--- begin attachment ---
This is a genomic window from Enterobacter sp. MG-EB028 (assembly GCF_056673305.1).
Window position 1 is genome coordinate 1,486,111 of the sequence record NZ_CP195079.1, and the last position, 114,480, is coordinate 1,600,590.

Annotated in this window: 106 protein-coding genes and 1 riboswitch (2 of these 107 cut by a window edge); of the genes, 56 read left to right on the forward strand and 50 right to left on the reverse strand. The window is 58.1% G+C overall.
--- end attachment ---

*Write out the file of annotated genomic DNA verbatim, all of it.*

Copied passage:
This is a genomic window from Enterobacter sp. MG-EB028 (assembly GCF_056673305.1).
Window position 1 is genome coordinate 1,486,111 of the sequence record NZ_CP195079.1, and the last position, 114,480, is coordinate 1,600,590.

Annotated in this window: 106 protein-coding genes and 1 riboswitch (2 of these 107 cut by a window edge); of the genes, 56 read left to right on the forward strand and 50 right to left on the reverse strand. The window is 58.1% G+C overall.